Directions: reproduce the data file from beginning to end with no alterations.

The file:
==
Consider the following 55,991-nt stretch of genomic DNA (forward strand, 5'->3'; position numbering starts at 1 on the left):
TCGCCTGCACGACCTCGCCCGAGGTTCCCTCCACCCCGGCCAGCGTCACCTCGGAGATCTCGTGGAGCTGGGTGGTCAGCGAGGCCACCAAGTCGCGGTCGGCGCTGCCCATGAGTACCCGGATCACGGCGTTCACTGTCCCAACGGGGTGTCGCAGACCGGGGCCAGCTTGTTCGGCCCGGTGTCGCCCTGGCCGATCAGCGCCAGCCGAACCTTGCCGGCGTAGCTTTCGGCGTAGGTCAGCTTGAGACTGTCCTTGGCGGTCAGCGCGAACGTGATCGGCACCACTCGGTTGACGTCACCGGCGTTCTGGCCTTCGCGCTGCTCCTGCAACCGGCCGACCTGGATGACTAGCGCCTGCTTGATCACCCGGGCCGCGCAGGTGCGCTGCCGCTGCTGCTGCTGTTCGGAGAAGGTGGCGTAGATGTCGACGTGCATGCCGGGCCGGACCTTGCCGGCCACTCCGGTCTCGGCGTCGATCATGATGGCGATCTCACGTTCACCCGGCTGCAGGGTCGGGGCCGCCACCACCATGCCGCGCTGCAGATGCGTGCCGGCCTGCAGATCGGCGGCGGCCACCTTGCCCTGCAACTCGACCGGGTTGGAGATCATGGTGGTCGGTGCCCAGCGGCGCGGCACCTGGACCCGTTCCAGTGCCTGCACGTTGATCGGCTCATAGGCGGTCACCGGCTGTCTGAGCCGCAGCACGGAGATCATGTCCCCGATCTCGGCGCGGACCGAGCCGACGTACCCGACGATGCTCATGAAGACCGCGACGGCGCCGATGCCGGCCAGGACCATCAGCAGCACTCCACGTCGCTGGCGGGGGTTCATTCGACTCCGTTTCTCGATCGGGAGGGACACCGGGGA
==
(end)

Consider the following 55,991-nt stretch of genomic DNA (forward strand, 5'->3'; position numbering starts at 1 on the left):
TCGCCTGCACGACCTCGCCCGAGGTTCCCTCCACCCCGGCCAGCGTCACCTCGGAGATCTCGTGGAGCTGGGTGGTCAGCGAGGCCACCAAGTCGCGGTCGGCGCTGCCCATGAGTACCCGGATCACGGCGTTCACTGTCCCAACGGGGTGTCGCAGACCGGGGCCAGCTTGTTCGGCCCGGTGTCGCCCTGGCCGATCAGCGCCAGCCGAACCTTGCCGGCGTAGCTTTCGGCGTAGGTCAGCTTGAGACTGTCCTTGGCGGTCAGCGCGAACGTGATCGGCACCACTCGGTTGACGTCACCGGCGTTCTGGCCTTCGCGCTGCTCCTGCAACCGGCCGACCTGGATGACTAGCGCCTGCTTGATCACCCGGGCCGCGCAGGTGCGCTGCCGCTGCTGCTGCTGTTCGGAGAAGGTGGCGTAGATGTCGACGTGCATGCCGGGCCGGACCTTGCCGGCCACTCCGGTCTCGGCGTCGATCATGATGGCGATCTCACGTTCACCCGGCTGCAGGGTCGGGGCCGCCACCACCATGCCGCGCTGCAGATGCGTGCCGGCCTGCAGATCGGCGGCGGCCACCTTGCCCTGCAACTCGACCGGGTTGGAGATCATGGTGGTCGGTGCCCAGCGGCGCGGCACCTGGACCCGTTCCAGTGCCTGCACGTTGATCGGCTCATAGGCGGTCACCGGCTGTCTGAGCCGCAGCACGGAGATCATGTCCCCGATCTCGGCGCGGACCGAGCCGACGTACCCGACGATGCTCATGAAGACCGCGACGGCGCCGATGCCGGCCAGGACCATCAGCAGCACTCCACGTCGCTGGCGGGGGTTCATTCGACTCCGTTTCTCGATCGGGAGGGACACCGGGGA